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Deuteronomy 10:12-15

Verses covered in this passage:

  • Deuteronomy 10:12
  • Deuteronomy 10:13
  • Deuteronomy 10:14
  • Deuteronomy 10:15

After recounting the story of the molten calf incident, Moses reminds the Israelites of God’s love for them, and strongly commands the Israelites not to repeat the sins of the past, but to walk in complete obedience to their Suzerain God, Yahweh, because it is for their good.

God’s covenant relationship with Israel required faithfulness on both parts. The Suzerain (Ruler) God repeatedly demonstrated His love and faithfulness to Israel. He could have continued His faithfulness through Moses, but showed His compassion when He forgave their sinful act of idolatry with the molten calf and asked them to proceed on their journey to the Promised Land (Deuteronomy 9:25-29; 10:10-11). Moses now reminds the Israelites of their covenant obligation toward their Suzerain God, saying, Now, Israel, what does the LORD your God require from you? God’s covenant with Israel contains provisions that are conditional and unconditional. The word “now” links this passage with the previous section, in which Moses reminded Israel that the LORD accepted his request not to destroy them. In this context Moses asked a question to remind the Israelites that the LORD was their God and that they were in a covenant relationship with Him. They were His vassals and He was their Suzerain (Exodus 19:4-6). Four specific requirements describe how God intended for Israel to obey Him in order to gain the promised blessings. God emphasizes here the conditional aspects of the covenant, that the LORD their God requires in order to gain the promised benefits.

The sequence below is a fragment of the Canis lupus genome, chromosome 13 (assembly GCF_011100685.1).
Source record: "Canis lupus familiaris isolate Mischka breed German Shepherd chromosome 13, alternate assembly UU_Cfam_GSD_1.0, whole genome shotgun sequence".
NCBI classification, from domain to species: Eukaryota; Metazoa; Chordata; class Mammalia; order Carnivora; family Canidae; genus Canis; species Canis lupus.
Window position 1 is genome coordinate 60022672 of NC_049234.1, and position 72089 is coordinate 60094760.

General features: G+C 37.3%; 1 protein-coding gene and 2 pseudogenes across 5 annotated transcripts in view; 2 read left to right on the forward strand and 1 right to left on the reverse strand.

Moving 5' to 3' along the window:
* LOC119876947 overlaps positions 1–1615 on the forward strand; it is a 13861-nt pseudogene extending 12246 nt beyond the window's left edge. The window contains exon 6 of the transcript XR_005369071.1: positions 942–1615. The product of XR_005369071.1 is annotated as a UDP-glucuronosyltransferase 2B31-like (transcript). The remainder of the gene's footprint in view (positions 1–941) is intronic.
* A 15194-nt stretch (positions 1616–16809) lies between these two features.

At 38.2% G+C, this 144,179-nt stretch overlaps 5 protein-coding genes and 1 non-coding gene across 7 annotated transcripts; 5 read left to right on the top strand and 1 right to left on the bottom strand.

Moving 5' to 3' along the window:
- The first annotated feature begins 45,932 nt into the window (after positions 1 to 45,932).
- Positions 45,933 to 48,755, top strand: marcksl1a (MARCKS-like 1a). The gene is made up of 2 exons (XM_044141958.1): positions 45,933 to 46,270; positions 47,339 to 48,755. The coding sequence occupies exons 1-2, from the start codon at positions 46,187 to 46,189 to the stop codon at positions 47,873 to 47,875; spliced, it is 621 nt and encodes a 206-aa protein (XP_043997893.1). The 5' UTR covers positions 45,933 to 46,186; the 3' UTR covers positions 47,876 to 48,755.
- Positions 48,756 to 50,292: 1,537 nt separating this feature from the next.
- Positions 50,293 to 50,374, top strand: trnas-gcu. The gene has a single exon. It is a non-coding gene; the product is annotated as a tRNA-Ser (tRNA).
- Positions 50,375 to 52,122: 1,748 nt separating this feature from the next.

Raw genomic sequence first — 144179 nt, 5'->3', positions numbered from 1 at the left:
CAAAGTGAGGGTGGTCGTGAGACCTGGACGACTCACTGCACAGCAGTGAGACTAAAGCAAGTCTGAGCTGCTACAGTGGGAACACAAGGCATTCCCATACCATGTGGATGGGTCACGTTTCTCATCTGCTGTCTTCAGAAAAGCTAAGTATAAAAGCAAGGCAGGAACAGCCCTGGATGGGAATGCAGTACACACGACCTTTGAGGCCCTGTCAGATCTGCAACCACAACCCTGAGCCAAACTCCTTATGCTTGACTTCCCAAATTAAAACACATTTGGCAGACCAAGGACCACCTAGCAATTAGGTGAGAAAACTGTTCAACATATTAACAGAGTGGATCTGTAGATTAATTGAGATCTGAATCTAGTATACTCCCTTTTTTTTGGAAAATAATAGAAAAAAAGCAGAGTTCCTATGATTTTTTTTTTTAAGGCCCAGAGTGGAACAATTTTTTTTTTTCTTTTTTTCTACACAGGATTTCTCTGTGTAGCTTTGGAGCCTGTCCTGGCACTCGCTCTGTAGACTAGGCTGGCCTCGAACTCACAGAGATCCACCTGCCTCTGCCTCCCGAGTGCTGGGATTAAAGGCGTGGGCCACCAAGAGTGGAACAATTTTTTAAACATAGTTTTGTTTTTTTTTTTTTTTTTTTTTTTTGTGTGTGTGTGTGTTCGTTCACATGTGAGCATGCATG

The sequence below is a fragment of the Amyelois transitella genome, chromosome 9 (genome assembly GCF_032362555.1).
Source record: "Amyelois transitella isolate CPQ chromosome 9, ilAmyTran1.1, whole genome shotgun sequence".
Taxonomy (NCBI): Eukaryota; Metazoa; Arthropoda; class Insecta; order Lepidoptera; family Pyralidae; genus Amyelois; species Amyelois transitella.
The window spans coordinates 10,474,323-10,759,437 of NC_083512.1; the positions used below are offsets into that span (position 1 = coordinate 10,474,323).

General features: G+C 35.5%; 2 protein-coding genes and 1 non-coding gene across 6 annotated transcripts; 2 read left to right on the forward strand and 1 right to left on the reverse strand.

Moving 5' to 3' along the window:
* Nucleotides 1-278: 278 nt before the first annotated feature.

Moses now answers his question, and lists four requirements the LORD God has for Israel to gain the promised rewards: